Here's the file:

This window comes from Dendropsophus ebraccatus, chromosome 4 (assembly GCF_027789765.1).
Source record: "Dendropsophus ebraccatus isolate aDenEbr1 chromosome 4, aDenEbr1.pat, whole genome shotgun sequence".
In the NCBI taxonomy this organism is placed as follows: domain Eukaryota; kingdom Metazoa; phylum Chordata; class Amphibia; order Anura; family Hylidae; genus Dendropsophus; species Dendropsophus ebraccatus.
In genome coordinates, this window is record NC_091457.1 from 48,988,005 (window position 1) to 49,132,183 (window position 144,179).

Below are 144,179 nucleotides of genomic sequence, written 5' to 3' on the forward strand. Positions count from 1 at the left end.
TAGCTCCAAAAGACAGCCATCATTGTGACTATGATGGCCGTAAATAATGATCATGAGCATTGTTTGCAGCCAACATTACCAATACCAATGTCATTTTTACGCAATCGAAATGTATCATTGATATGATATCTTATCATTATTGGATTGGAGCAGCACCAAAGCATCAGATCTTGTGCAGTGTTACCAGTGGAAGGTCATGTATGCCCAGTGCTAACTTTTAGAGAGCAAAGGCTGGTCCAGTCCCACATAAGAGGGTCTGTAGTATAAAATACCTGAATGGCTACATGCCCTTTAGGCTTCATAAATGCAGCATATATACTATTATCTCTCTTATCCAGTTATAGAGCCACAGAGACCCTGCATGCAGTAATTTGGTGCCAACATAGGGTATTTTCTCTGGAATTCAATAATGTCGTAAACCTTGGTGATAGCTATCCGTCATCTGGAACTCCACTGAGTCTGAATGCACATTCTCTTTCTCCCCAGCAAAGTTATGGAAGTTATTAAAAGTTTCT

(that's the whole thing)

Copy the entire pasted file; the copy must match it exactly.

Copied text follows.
This window comes from Dendropsophus ebraccatus, chromosome 4 (assembly GCF_027789765.1).
Source record: "Dendropsophus ebraccatus isolate aDenEbr1 chromosome 4, aDenEbr1.pat, whole genome shotgun sequence".
In the NCBI taxonomy this organism is placed as follows: domain Eukaryota; kingdom Metazoa; phylum Chordata; class Amphibia; order Anura; family Hylidae; genus Dendropsophus; species Dendropsophus ebraccatus.
In genome coordinates, this window is record NC_091457.1 from 48,988,005 (window position 1) to 49,132,183 (window position 144,179).

Below are 144,179 nucleotides of genomic sequence, written 5' to 3' on the forward strand. Positions count from 1 at the left end.
TAGCTCCAAAAGACAGCCATCATTGTGACTATGATGGCCGTAAATAATGATCATGAGCATTGTTTGCAGCCAACATTACCAATACCAATGTCATTTTTACGCAATCGAAATGTATCATTGATATGATATCTTATCATTATTGGATTGGAGCAGCACCAAAGCATCAGATCTTGTGCAGTGTTACCAGTGGAAGGTCATGTATGCCCAGTGCTAACTTTTAGAGAGCAAAGGCTGGTCCAGTCCCACATAAGAGGGTCTGTAGTATAAAATACCTGAATGGCTACATGCCCTTTAGGCTTCATAAATGCAGCATATATACTATTATCTCTCTTATCCAGTTATAGAGCCACAGAGACCCTGCATGCAGTAATTTGGTGCCAACATAGGGTATTTTCTCTGGAATTCAATAATGTCGTAAACCTTGGTGATAGCTATCCGTCATCTGGAACTCCACTGAGTCTGAATGCACATTCTCTTTCTCCCCAGCAAAGTTATGGAAGTTATTAAAAGTTTCT